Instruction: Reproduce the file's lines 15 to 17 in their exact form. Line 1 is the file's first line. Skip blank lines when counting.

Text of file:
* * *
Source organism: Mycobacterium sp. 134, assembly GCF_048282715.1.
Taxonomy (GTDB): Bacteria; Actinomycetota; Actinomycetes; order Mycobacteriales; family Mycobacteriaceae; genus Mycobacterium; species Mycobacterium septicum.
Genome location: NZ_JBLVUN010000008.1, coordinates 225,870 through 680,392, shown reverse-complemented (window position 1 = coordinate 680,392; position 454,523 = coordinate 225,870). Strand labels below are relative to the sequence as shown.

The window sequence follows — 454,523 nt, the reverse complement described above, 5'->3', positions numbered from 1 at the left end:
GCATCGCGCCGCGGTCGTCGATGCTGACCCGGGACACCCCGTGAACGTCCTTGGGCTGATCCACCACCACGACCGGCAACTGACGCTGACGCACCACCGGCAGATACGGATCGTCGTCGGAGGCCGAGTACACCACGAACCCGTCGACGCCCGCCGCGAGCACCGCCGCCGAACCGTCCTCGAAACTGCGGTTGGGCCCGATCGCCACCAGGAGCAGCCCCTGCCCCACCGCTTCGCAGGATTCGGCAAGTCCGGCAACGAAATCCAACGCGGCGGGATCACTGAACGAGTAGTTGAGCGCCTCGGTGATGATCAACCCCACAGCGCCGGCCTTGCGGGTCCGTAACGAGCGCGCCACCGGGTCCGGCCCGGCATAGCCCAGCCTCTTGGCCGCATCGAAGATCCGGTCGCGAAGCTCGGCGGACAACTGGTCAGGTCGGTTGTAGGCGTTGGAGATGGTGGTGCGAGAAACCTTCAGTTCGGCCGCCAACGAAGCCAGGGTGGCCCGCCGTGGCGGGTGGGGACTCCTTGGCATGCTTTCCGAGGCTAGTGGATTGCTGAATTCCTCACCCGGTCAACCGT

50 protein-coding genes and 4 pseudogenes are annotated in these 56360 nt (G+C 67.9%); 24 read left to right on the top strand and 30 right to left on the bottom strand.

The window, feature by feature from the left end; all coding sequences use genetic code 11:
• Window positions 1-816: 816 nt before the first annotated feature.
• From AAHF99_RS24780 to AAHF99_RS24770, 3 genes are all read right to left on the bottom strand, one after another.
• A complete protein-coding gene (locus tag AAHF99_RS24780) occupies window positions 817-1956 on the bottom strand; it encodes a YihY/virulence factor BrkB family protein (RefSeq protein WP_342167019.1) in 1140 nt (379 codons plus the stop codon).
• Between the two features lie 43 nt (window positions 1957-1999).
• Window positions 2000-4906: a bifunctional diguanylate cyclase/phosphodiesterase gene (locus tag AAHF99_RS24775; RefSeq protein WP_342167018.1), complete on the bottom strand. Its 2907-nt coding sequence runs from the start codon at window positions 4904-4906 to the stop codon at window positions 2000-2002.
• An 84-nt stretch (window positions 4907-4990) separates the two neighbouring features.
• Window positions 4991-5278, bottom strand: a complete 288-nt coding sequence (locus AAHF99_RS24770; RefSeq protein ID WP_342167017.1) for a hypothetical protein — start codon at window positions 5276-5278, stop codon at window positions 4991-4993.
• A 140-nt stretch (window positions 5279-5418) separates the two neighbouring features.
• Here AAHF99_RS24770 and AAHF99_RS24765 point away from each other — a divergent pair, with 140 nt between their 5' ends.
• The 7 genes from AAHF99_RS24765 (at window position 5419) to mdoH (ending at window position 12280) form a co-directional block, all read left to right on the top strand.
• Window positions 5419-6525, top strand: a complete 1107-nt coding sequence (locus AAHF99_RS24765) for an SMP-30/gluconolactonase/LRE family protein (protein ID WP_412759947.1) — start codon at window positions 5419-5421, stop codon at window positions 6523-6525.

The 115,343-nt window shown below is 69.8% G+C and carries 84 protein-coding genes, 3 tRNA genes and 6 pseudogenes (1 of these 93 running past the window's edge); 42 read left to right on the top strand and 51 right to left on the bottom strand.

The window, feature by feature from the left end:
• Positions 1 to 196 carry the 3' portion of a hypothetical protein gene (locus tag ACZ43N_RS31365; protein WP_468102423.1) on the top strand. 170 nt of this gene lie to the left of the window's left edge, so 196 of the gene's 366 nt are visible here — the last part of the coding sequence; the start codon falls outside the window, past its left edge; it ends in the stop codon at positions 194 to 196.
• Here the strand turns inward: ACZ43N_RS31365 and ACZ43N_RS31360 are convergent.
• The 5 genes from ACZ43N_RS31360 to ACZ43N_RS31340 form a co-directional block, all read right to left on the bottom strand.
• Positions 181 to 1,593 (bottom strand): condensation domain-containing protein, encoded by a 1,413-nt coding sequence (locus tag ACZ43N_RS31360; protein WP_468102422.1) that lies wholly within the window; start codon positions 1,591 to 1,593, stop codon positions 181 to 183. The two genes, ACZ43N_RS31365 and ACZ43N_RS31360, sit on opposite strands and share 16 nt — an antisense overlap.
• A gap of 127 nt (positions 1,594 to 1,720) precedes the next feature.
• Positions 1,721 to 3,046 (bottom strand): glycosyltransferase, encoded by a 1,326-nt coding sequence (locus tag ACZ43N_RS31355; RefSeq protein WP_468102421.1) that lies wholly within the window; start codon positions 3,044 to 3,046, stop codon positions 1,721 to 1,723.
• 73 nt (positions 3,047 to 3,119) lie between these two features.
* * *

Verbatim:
• A 140-nt stretch (window positions 5279-5418) separates the two neighbouring features.
• Here AAHF99_RS24770 and AAHF99_RS24765 point away from each other — a divergent pair, with 140 nt between their 5' ends.
• The 7 genes from AAHF99_RS24765 (at window position 5419) to mdoH (ending at window position 12280) form a co-directional block, all read left to right on the top strand.